This two-fer combines two of trumpeter/flügelhornist Clark Terry's albums for the Impulse! label: 1964's The Happy Horns of Clark Terry and 1967's It's What's Happenin'. Generally considered one of Terry's best '60s outings, The Happy Horns of Clark Terry is a jaunty, swinging affair that finds Terry joined by such names as saxophonists Phil Woods and Ben Webster, bassist Milt Hinton, and others. Featuring a lively take on Duke Ellington's "Rockin' in Rhythm," Bix Beiderbecke's "In a Mist," and even an Ellington medley, the album is a must-hear for Terry fanatics.
Terry & the Pirates were led by guitarist/singer Terry Dolan, a Connecticut native who relocated to San Francisco during the area's notorious Summer of Love in 1965. John Cipollina was a member from the early 70's on. Terry & the Pirates remained together until 1989, until the death of Cipollina spelled the end of the group for a while.
Terry & the Pirates were led by guitarist/singer Terry Dolan, a Connecticut native who relocated to San Francisco during the area's notorious Summer of Love in 1965. Dolan played out locally during this time, performing at coffeehouses, clubs, and festivals alongside such renowned national acts as Elvin Bishop, B.B. King, Taj Mahal, and Blue Cheer, among others. (Dolan's merging of both folk and rock tended to confuse some at the time as Dolan refused to be pigeonholed solely to either of the styles.) He befriended another local outfit, Country Weather, from which he would often borrow members for his own recordings and performances throughout the years (while their guitarist, Greg Douglass, would eventually leave the group to permanently focus on working with Dolan). Country Weather backed Dolan for demos he laid down in the summer of 1970, which were aired on local radio stations KSAN and KMPX.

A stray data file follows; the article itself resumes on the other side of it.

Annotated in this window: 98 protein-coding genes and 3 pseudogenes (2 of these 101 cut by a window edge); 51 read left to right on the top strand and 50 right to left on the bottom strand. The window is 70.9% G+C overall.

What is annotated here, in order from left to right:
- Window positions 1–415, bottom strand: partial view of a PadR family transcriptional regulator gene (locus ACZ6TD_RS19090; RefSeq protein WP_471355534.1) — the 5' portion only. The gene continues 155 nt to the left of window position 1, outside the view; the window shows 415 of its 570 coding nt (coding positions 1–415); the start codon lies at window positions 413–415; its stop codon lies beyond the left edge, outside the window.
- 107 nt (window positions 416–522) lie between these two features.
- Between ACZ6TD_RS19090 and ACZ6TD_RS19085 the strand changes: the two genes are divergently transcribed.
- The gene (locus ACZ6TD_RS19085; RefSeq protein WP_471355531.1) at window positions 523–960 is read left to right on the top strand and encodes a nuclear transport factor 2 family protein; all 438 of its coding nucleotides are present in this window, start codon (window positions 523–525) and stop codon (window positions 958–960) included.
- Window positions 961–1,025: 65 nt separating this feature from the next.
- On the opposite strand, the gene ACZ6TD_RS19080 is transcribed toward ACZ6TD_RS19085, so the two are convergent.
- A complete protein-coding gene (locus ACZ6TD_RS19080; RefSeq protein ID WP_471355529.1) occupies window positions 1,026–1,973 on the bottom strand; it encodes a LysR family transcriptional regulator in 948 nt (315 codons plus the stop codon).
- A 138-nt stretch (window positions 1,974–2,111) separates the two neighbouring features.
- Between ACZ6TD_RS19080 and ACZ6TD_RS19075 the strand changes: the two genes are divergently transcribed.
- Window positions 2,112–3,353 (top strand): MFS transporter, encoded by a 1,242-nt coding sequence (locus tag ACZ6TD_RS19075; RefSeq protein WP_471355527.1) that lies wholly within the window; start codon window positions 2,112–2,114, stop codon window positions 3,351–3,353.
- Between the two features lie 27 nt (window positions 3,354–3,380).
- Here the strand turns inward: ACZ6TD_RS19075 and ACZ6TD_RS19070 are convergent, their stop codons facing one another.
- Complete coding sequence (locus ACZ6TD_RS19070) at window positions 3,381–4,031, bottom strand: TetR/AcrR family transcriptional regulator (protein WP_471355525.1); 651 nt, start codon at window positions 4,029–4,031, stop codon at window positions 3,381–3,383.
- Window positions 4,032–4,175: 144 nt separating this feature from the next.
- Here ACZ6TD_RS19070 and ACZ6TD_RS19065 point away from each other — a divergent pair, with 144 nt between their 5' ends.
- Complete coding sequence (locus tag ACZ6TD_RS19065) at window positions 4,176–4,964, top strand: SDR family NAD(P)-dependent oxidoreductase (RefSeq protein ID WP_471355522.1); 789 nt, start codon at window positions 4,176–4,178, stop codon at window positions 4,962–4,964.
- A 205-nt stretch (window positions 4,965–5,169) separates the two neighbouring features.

Thelonious Monk, in addition to all his other notable qualities, was actually one of Riverside's most valuable talent scouts, recommending such mainstays as Johnny Griffin and Wilbur Ware, and introducing the label to Sonny Rollins and Clark Terry. The astoundingly adept trumpeter was always greatly appreciated by Thelonious, who quickly accepted the invitation to accompany Terry on this occasion. It was an album full of firsts and rarities: Monk's only Riverside appearance as a sideman; the first of Terry's many recordings on flugelhorn; the first of a great many Riverside dates for the great bassist Sam Jones; and the only occasion on which Monk and drummer Philly Joe Jones recorded together.